Colonialism occurs, by definition, when one nation takes control of another. The Scramble for Africa, initiated by the Berlin Conference in 1884-5, left the African continent under European control. The European’s urged the “pacification” of the particular African territories they each occupied. Kenya became a colony of Britain. There were different opinions on the “Pink Cheeked” men whom entered the indigenous Kenyan’s homelands. Some were hostile, others were grateful. The British began to colonize Kenya and introduce their traditions and religion.
This affected Kenya politically, religiously, and economically. Before the colonization of Kenya in the 1880s, there was no government system. When the British settled and began to “pacify” the colonies, they set up a “policy known as ‘indirect rule’”, as stated in Document D. They also set up a system of taxes. Document E reveals that a white man came to speak to Kenyans: “He sat in our midst and told us of the king of the Pink Cheeks, who was a great king and lived in a land over the seas. ” The Kenyan peoples did not know of the ‘great king’ and his apparent ownership of them and their land.
Document F informs us that “most Africans wound up accepting authority of the colonial state. ” Many Africans who inhabited Kenya were very grateful and accepting of the new government that the British supplied. It helped to solve criminal cases involving Africans and abolished slavery. The colonialism of Kenya also had a religious effect within the tribes. Kenya had its own religion and beliefs before the British brought Christianity. They believed in multiple gods, for example Earth goddess, who they would pray to and ask for specific needs.
They also received advice from an oracle. No matter what the oracle said, the Africans would obey. They also believed that their gods called the men to be warriors and fight and the women to do most of the family work. Despite this, Document H tells us that “family affection is strong, and children show great care and consideration to their parents. ” When the British introduced, or forced, Christianity to Kenya, they believed that their religion was superior to that of the Africans. Those who adapted the Christian way of life and strayed from their old religion were very prosperous.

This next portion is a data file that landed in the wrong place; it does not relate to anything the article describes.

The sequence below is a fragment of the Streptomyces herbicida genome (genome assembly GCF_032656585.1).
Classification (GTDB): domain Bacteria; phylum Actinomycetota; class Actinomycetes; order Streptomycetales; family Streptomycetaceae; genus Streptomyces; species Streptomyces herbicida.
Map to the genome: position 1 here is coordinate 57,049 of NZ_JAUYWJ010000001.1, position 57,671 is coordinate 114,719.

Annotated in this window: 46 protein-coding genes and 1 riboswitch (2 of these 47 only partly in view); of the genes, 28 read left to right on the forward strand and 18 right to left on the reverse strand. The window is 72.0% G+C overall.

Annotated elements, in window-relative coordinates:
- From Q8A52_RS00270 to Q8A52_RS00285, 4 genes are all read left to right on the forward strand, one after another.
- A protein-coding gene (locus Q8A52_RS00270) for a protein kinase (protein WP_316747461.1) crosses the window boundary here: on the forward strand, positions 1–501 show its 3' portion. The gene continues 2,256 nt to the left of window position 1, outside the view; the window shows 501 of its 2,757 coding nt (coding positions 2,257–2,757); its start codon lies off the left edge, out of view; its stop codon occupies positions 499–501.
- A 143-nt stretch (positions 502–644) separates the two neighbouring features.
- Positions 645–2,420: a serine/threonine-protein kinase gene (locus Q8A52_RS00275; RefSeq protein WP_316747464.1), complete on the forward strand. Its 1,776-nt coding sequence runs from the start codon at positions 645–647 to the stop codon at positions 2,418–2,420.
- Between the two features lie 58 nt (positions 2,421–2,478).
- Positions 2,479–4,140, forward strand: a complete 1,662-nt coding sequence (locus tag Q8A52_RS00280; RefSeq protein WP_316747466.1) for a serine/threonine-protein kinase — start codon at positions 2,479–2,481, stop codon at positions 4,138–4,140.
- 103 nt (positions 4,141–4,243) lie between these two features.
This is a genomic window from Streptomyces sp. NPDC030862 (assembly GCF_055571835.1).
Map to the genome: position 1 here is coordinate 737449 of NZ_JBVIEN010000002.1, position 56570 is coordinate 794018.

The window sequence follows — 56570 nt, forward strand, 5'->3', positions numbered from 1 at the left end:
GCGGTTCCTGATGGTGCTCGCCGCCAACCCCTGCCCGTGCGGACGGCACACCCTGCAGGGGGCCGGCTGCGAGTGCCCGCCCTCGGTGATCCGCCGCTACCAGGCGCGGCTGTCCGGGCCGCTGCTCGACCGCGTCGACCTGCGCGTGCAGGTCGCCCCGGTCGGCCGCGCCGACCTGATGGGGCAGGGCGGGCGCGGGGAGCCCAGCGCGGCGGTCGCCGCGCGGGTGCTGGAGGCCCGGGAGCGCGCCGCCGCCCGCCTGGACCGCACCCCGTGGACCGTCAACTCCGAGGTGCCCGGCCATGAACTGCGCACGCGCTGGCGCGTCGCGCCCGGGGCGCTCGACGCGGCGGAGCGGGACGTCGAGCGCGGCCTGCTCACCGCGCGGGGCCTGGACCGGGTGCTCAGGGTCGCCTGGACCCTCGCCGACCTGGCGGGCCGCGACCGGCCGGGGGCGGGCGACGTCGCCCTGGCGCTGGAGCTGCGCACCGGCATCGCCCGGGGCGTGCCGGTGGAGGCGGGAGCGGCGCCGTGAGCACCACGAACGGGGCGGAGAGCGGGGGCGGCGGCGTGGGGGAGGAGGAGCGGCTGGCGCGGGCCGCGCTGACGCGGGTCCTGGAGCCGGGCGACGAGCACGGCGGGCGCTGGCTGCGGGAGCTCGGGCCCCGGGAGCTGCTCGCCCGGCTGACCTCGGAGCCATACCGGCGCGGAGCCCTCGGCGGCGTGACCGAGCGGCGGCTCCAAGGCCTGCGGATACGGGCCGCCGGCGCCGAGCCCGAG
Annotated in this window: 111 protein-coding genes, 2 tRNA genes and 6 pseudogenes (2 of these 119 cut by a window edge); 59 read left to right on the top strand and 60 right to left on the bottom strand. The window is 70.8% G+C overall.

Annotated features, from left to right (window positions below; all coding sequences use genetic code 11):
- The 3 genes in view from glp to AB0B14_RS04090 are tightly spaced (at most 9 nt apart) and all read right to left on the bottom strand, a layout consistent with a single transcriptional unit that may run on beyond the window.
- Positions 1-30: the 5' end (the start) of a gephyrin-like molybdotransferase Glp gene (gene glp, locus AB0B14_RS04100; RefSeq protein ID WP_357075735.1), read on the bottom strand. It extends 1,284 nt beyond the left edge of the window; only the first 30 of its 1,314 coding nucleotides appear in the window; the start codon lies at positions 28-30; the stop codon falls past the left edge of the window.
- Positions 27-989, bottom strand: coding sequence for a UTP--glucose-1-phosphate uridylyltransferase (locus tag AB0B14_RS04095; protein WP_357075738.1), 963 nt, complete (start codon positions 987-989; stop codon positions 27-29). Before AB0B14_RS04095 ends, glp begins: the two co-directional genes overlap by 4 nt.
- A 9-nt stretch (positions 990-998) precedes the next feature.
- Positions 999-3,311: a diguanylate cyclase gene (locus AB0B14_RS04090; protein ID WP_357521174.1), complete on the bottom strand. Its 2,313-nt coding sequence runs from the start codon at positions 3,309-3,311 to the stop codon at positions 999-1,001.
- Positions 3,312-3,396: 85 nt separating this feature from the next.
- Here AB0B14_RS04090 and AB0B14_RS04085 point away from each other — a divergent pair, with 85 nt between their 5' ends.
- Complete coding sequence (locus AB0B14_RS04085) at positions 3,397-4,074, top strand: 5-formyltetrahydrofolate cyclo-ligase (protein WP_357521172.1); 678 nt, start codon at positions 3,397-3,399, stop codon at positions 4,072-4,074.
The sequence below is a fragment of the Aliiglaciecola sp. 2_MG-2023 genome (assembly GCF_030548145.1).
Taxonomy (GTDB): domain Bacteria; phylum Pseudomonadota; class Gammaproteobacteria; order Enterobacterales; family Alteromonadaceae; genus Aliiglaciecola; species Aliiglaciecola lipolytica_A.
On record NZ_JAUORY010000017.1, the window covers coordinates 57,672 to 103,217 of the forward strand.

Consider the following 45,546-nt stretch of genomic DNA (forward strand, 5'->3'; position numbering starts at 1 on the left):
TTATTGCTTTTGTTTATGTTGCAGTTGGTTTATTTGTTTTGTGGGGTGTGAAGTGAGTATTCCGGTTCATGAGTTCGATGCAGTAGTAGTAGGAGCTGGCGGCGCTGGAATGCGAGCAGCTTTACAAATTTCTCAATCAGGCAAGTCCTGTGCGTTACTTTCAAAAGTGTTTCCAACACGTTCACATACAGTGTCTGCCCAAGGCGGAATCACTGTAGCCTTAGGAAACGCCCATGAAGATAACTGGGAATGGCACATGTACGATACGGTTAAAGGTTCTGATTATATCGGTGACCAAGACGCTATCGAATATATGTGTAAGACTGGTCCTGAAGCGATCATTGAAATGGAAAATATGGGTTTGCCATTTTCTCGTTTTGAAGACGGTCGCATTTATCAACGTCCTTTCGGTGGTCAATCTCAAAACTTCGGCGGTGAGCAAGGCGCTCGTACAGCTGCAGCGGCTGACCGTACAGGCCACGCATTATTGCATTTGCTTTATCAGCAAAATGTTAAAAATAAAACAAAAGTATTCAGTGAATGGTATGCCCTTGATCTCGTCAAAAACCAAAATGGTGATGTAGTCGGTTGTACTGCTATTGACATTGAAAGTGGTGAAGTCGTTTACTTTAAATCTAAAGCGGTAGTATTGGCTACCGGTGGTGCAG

Christianity played a key role in lives, considering the fact that it changed most of the harsh customs that were before. For example, Document J states the “the softer ideals of love, gentleness, tenderness, forgiveness and patience were invoked in Africa in a manner which made the ‘pacification’ of Africans easier. ” Most Africans in Kenya converted to Christianity. Document D explains that by 2002, 66% of Christians occupied Kenya and 28% of the population remained with their indigenous beliefs. This transition tied into further economical advances within the tribes. Economically, colonialism affected Kenya most positively.
There were myriads of temporary and secondary schools established by the government. For Africans, there were “3,442 schools for 395,000 students,” as Document M claims. Many of Kenya’s greatest leaders were educated in these Christian-type schools. In my opinion, if these leaders, for example Tom Mboya, did not attend these mission schools, they wouldn’t have had the impact that they had over Kenya. Also, the British government established a railroad and a railroad system in Kenya. This enabled more supplies and raw materials to be imported and exported more efficiently.
The postal service that was also stationed by the government allowed a more rapid form of transporting information over long distances. Document O depicts that in 1919, there were but a few post offices. In 1968, these developed and grew into what seems near 100 post offices. In behalf of the white settlers in Kenya, economic growth stimulated. However, this “growth was often achieved at the expense of indigenous populations,” Document P explains. Products such as “cotton, simsin, and a new type of maize seed where successfully introduced in the District (Document P).
” This accelerated trade and the importance of the railroad. Although the Africans didn’t earn much, this was still a great achievement. In conclusion, colonialism affected Kenya in, despite other aspects, a most positive way. Politically, the government effectively played the biggest role in the colonization. Religiously, even though no one has the right to impose their religion on others, also had a positive effect on Kenya. Christianity provided new economical advances, such as schools and a postal service. In the end, Kenya did benefit greatly from colonialism, even if it was a hard-fought process.